A network of interconnected cell groups in the limbic forebrain regulates hypothalamic-pituitary-adrenal (HPA) axis activation and behavioral responses to emotionally stressful experiences, and chronic disruption of these systems chronically is implicated in the pathogenesis of psychiatric illnesses. A significant challenge has been to unravel the circuitry and mechanisms providing for regulation of HPA activity, as these limbic forebrain regions do not provide any direct innervation of HPA effector cell groups in the paraventricular hypothalamus (PVH)...
December 24, 2017: Psychoneuroendocrinology
Giovanna Lagravinese, Elisa Pelosin, Gaia Bonassi, Federico Carbone, Giovanni Abbruzzese, Laura Avanzino
BACKGROUND: Freezing of gait is a symptom that affects more than 50% of Parkinson's disease (PD) patients and increasing evidence suggests that nonmotor systems (i.e., limbic system) are involved in its underlying mechanisms. OBJECTIVE: The objective of this study was to investigate whether gait initiation characteristics are influenced by emotional stimuli in patients with PD, with or without freezing of gait. METHODS: A total of 44 participants, divided into 3 groups (15 PD patients with and 15 PD patients without freezing of gait and 14 controls), stood on a sensorized mat and were asked to take a step forward in response to a pleasant image and a step backward in response to an unpleasant one (congruent task, low cognitive load) or to take a step backward in response to a pleasant image and a step forward in response to an unpleasant one (incongruent task, high cognitive load)...
February 2, 2018: Movement Disorders: Official Journal of the Movement Disorder Society
Kostiantyn Trinus, Claus-Frenz Claussen
26-28 May at 43 Congress of Neurootological and Equilibriometric Society (Budapest, Hungary) International Clinical Protocol on Vestibular Disorders (Dizziness) being discussed and accepted as Consensus Document. Cochrane reports estimates that dizziness has prevalence of 22.9% in the last 12 months and an incidence of 3.1%. Only 1.8% of adults consulted a physician in the last 12 months. Cochrane reviews suggest that the evidence base for dizziness evaluation is weak, thus necessitates the creation of evidence-based document...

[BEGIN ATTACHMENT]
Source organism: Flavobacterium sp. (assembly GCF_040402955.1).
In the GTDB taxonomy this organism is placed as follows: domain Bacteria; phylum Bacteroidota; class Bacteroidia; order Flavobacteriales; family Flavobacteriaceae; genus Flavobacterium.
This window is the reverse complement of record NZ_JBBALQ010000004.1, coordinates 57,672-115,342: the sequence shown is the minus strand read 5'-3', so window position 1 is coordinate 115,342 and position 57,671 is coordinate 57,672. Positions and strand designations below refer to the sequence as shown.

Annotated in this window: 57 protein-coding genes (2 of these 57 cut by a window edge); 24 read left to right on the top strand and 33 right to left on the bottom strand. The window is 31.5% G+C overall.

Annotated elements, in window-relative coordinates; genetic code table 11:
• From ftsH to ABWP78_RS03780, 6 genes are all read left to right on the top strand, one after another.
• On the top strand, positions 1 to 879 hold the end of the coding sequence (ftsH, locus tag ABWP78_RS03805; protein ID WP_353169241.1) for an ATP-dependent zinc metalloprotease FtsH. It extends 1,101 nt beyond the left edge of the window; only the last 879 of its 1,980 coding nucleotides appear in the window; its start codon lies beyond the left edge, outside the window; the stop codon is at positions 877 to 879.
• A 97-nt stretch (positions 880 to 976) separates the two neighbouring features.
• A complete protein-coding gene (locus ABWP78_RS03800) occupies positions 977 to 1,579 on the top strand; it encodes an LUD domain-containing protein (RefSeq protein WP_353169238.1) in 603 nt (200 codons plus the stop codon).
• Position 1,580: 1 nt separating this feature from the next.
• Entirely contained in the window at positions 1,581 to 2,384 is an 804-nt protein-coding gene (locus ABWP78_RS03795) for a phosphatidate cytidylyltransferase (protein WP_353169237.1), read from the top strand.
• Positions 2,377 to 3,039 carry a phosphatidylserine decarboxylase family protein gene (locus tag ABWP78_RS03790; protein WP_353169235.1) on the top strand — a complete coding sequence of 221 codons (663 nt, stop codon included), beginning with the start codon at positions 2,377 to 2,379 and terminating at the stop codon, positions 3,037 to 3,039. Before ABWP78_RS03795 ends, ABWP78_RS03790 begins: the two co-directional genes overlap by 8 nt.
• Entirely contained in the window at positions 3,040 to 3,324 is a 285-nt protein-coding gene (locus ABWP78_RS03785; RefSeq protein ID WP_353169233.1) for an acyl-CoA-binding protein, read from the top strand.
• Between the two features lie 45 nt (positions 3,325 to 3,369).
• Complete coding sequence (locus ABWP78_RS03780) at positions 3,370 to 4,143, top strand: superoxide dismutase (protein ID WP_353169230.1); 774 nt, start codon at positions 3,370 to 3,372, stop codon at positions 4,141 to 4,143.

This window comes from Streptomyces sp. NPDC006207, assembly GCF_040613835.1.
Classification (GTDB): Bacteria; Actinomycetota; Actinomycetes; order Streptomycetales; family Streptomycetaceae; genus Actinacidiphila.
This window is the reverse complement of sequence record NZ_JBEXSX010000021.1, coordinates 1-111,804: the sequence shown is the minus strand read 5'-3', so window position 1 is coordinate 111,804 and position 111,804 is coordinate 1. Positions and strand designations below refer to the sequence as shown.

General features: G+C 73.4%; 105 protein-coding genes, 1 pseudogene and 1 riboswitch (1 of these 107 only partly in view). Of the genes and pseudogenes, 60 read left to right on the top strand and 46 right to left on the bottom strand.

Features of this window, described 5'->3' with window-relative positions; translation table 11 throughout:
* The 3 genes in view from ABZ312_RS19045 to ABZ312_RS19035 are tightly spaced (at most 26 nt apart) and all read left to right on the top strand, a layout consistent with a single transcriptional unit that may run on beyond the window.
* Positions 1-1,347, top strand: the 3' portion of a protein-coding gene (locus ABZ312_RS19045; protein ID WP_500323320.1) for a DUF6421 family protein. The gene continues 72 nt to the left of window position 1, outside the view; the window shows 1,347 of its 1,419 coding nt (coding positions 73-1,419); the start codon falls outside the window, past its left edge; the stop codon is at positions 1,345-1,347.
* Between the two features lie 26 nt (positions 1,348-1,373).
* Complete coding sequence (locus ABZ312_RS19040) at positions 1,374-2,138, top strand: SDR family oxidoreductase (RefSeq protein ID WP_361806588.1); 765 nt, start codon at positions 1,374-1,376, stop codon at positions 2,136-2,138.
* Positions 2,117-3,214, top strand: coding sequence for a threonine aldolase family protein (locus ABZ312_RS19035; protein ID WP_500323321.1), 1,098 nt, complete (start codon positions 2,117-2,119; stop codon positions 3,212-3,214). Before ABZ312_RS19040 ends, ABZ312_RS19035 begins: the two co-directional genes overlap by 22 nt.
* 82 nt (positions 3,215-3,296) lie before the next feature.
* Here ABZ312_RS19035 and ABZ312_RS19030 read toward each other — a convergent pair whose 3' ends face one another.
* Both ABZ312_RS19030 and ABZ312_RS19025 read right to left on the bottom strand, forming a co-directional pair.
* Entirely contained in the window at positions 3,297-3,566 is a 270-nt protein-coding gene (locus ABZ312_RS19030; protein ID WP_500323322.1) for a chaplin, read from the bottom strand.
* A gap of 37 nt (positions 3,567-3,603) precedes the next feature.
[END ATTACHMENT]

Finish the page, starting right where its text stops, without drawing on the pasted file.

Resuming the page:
December 1, 2017: International Tinnitus Journal
Wu Xing, Wei Shi, Yueshuang Leng, Xianting Sun, Tingting Guan, Weihua Liao, Xiaoyi Wang
Background The involvement of the central nervous system in primary Sjögren syndrome (pSS) remains controversial. Functional magnetic resonance imaging (fMRI) is a relatively new method that can be applied to investigate the heterogeneity of central nervous system (CNS) involvement in pSS patients through regional homogeneity (ReHo) analysis. Purpose To collect data from pSS patients and healthy controls, and use ReHo analysis to elucidate the neurobiological mechanism of CNS involvement in pSS. Material and Methods Fourteen clinically diagnosed pSS patients and 14 age- and gender-matched healthy controls underwent resting-state fMRI...
January 1, 2018: Acta Radiologica
V V Talko, K M Loganovsky, I P Drozd, Ye V Tukalenko, T K Loganovska, S Yu Nechayev, S V Masiuk, Ye M Prokhorova
Human brain in prenatal period is a most vulnerable to ionizing radiation body structure. Unlike atomic bombings or radiological interventions in healthcare leading at most to external irradiation the intensive internal exposure may occur upon nuclear reactor accidents followed by substantial release and fallout of radioactive 131I. The latter can lead to specific neuroradioembryological effects. OBJECTIVE: To create an experimental model of prenatal cerebral radiation effects of 131I in human and to determine the experimental and clinical neuroradioembryological effects...
December 2017: Problemy Radiat︠s︡iĭnoï Medyt︠s︡yny Ta Radiobiolohiï
K Loganovsky, K Kuts
The article provides an overview of modern physiological evidence to support the hypothesis on cortico limbic sys tem dysfunction due to the hippocampal neurogenesis impairment as a basis of the brain interhemispheric asym metry and neurocognitive deficit after radiation exposure. The importance of the research of both evoked poten tials and fields as a highly sensitive and informative method is emphasized.Particular attention is paid to cerebral sensor systems dysfunction as a typical effect of ionizing radiation...
December 2017: Problemy Radiat︠s︡iĭnoï Medyt︠s︡yny Ta Radiobiolohiï
Nelson Roy, Maria Dietrich, Michael Blomgren, Amanda Heller, Daniel R Houtz, James Lee
Primary muscle tension dysphonia (pMTD) is a voice disorder that occurs in the absence of laryngeal pathology. Dysregulated activity of the paralaryngeal muscles is considered the proximal cause; however, the central origin of this aberrant laryngeal muscle activation is unclear. The Trait Theory (Roy and Bless, 2000a,b) proposed that specific personality traits can predispose one to laryngeal motor inhibition and pMTD, and this inhibition is mediated by a hyperactive "behavioral inhibition system (BIS)" composed of limbic system structures (and associated prefrontal connections)...